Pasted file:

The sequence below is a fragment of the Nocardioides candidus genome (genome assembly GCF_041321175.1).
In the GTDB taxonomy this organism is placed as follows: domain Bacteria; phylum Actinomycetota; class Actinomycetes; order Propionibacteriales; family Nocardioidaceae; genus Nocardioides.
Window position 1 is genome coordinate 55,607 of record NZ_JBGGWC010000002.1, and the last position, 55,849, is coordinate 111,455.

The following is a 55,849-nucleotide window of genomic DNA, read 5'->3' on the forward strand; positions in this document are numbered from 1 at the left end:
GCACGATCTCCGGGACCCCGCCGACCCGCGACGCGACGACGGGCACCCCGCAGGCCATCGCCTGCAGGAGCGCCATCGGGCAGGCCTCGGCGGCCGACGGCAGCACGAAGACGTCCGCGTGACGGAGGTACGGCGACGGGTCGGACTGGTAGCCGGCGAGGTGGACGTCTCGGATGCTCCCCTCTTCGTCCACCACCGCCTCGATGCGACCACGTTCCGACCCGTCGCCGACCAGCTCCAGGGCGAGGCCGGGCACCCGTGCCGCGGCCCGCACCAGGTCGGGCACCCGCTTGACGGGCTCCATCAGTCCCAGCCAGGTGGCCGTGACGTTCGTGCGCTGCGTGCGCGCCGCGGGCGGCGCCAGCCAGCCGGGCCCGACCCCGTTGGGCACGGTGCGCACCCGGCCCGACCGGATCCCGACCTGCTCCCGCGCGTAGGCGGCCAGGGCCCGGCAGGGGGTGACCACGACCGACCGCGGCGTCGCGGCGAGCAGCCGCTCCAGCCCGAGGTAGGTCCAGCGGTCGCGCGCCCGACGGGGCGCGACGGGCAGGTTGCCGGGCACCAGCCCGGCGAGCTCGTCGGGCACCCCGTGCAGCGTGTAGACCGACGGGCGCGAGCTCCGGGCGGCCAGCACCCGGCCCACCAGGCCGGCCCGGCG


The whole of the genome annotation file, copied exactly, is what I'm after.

The sequence below is a fragment of the Nocardioides candidus genome (genome assembly GCF_041321175.1).
In the GTDB taxonomy this organism is placed as follows: domain Bacteria; phylum Actinomycetota; class Actinomycetes; order Propionibacteriales; family Nocardioidaceae; genus Nocardioides.
Window position 1 is genome coordinate 55,607 of record NZ_JBGGWC010000002.1, and the last position, 55,849, is coordinate 111,455.

The following is a 55,849-nucleotide window of genomic DNA, read 5'->3' on the forward strand; positions in this document are numbered from 1 at the left end:
GCACGATCTCCGGGACCCCGCCGACCCGCGACGCGACGACGGGCACCCCGCAGGCCATCGCCTGCAGGAGCGCCATCGGGCAGGCCTCGGCGGCCGACGGCAGCACGAAGACGTCCGCGTGACGGAGGTACGGCGACGGGTCGGACTGGTAGCCGGCGAGGTGGACGTCTCGGATGCTCCCCTCTTCGTCCACCACCGCCTCGATGCGACCACGTTCCGACCCGTCGCCGACCAGCTCCAGGGCGAGGCCGGGCACCCGTGCCGCGGCCCGCACCAGGTCGGGCACCCGCTTGACGGGCTCCATCAGTCCCAGCCAGGTGGCCGTGACGTTCGTGCGCTGCGTGCGCGCCGCGGGCGGCGCCAGCCAGCCGGGCCCGACCCCGTTGGGCACGGTGCGCACCCGGCCCGACCGGATCCCGACCTGCTCCCGCGCGTAGGCGGCCAGGGCCCGGCAGGGGGTGACCACGACCGACCGCGGCGTCGCGGCGAGCAGCCGCTCCAGCCCGAGGTAGGTCCAGCGGTCGCGCGCCCGACGGGGCGCGACGGGCAGGTTGCCGGGCACCAGCCCGGCGAGCTCGTCGGGCACCCCGTGCAGCGTGTAGACCGACGGGCGCGAGCTCCGGGCGGCCAGCACCCGGCCCACCAGGCCGGCCCGGCG